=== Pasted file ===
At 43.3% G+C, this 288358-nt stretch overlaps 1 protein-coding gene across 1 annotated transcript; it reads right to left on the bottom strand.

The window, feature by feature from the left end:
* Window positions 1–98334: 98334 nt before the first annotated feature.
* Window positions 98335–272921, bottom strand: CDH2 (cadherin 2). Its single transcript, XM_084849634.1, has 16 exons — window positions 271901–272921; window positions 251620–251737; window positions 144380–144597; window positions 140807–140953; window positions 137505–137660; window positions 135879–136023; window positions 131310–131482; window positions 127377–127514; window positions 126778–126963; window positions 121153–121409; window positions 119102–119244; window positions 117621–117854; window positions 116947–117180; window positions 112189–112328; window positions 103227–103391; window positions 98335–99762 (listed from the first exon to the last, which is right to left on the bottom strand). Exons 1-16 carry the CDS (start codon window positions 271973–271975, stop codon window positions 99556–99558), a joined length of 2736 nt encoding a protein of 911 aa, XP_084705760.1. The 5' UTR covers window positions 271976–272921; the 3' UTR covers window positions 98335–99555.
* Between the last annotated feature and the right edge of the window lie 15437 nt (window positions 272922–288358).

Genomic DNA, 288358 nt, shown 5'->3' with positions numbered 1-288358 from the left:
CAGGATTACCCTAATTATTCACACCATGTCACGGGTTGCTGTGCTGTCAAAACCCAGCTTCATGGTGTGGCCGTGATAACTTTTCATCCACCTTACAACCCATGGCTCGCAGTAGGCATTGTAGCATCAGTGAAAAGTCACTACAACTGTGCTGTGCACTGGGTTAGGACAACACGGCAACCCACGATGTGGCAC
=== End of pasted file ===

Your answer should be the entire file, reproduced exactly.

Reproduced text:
At 43.3% G+C, this 288358-nt stretch overlaps 1 protein-coding gene across 1 annotated transcript; it reads right to left on the bottom strand.

The window, feature by feature from the left end:
* Window positions 1–98334: 98334 nt before the first annotated feature.
* Window positions 98335–272921, bottom strand: CDH2 (cadherin 2). Its single transcript, XM_084849634.1, has 16 exons — window positions 271901–272921; window positions 251620–251737; window positions 144380–144597; window positions 140807–140953; window positions 137505–137660; window positions 135879–136023; window positions 131310–131482; window positions 127377–127514; window positions 126778–126963; window positions 121153–121409; window positions 119102–119244; window positions 117621–117854; window positions 116947–117180; window positions 112189–112328; window positions 103227–103391; window positions 98335–99762 (listed from the first exon to the last, which is right to left on the bottom strand). Exons 1-16 carry the CDS (start codon window positions 271973–271975, stop codon window positions 99556–99558), a joined length of 2736 nt encoding a protein of 911 aa, XP_084705760.1. The 5' UTR covers window positions 271976–272921; the 3' UTR covers window positions 98335–99555.
* Between the last annotated feature and the right edge of the window lie 15437 nt (window positions 272922–288358).

Genomic DNA, 288358 nt, shown 5'->3' with positions numbered 1-288358 from the left:
CAGGATTACCCTAATTATTCACACCATGTCACGGGTTGCTGTGCTGTCAAAACCCAGCTTCATGGTGTGGCCGTGATAACTTTTCATCCACCTTACAACCCATGGCTCGCAGTAGGCATTGTAGCATCAGTGAAAAGTCACTACAACTGTGCTGTGCACTGGGTTAGGACAACACGGCAACCCACGATGTGGCAC